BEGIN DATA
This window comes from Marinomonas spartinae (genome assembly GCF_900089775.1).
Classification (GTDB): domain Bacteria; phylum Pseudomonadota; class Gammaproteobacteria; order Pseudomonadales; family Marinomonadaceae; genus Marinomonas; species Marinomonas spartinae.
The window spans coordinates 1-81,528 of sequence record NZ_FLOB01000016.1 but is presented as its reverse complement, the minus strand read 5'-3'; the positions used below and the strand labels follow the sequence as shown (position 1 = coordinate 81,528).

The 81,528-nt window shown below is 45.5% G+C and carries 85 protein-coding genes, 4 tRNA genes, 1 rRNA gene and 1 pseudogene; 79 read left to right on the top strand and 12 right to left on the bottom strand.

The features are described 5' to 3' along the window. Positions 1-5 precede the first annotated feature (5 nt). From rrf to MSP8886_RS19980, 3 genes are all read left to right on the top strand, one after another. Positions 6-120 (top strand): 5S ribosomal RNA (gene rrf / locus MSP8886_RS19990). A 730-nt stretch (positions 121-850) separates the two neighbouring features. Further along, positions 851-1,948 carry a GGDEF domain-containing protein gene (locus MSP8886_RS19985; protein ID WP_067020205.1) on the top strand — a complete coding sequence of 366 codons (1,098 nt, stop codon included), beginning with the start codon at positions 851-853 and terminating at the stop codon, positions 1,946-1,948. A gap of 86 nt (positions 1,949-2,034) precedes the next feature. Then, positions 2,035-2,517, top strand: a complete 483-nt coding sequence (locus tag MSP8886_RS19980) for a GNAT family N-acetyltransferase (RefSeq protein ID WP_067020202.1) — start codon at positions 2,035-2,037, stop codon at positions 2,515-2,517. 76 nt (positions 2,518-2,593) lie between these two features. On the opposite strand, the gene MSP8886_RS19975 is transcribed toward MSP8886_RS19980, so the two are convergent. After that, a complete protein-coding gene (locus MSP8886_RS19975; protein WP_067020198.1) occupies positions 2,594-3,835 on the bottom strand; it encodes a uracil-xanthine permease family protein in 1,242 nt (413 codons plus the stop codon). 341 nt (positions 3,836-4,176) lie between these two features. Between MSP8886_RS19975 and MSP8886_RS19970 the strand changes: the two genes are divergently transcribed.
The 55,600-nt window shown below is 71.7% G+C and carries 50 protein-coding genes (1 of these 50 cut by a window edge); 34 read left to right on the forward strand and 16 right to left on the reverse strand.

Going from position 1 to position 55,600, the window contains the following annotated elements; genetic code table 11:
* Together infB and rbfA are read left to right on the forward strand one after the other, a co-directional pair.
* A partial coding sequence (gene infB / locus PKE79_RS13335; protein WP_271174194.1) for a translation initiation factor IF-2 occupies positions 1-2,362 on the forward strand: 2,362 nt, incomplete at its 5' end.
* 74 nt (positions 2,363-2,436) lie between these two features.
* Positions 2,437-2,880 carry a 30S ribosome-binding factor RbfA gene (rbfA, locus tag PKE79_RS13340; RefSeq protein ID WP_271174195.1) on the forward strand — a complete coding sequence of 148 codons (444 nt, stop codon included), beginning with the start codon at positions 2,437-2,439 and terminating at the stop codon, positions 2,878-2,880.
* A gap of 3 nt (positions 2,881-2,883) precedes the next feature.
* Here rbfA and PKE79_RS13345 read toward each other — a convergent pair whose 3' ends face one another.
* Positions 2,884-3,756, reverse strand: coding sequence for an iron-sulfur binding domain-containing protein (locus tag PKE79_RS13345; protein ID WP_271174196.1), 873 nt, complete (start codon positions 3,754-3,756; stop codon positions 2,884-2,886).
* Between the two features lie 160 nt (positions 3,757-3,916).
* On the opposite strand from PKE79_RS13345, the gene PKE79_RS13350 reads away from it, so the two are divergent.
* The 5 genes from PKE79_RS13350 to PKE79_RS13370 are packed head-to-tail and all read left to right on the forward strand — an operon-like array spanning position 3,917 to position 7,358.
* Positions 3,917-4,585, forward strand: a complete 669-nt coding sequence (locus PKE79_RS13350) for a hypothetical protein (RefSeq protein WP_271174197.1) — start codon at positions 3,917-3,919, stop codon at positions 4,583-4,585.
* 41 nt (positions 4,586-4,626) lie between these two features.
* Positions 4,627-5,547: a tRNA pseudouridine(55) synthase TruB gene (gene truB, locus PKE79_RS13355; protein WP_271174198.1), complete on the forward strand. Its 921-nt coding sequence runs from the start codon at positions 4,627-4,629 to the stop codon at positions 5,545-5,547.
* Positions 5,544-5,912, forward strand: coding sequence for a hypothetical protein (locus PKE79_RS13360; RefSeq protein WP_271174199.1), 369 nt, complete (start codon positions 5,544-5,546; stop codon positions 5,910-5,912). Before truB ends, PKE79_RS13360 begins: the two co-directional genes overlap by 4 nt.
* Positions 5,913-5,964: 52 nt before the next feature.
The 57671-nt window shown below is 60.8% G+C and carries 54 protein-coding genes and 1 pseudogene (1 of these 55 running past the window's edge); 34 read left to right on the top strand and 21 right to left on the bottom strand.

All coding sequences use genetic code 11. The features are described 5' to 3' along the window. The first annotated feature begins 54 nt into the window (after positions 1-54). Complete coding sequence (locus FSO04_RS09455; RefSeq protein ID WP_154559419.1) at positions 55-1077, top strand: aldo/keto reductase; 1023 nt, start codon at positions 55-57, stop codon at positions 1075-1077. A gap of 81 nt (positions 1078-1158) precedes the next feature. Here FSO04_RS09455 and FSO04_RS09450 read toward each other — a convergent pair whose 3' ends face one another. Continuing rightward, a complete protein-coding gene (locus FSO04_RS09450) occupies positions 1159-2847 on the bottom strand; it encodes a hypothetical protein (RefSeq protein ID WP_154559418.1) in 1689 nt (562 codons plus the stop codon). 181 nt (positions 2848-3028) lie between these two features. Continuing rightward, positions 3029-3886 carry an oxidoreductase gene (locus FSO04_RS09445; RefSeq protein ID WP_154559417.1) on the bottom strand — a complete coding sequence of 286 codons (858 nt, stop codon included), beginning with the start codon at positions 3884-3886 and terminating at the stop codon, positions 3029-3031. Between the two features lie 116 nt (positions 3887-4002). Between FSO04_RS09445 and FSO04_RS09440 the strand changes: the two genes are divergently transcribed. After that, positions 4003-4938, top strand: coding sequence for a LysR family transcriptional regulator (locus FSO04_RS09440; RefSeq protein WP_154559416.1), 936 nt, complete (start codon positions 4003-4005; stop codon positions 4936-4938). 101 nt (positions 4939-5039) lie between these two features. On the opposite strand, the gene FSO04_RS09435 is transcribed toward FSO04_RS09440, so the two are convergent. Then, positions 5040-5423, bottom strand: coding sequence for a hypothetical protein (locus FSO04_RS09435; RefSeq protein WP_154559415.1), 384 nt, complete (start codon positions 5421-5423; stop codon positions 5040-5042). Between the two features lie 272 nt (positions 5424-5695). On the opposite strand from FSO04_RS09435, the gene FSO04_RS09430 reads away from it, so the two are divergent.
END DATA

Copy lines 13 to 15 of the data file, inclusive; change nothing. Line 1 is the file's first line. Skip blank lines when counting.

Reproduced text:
* Here rbfA and PKE79_RS13345 read toward each other — a convergent pair whose 3' ends face one another.
* Positions 2,884-3,756, reverse strand: coding sequence for an iron-sulfur binding domain-containing protein (locus tag PKE79_RS13345; protein ID WP_271174196.1), 873 nt, complete (start codon positions 3,754-3,756; stop codon positions 2,884-2,886).
* Between the two features lie 160 nt (positions 3,757-3,916).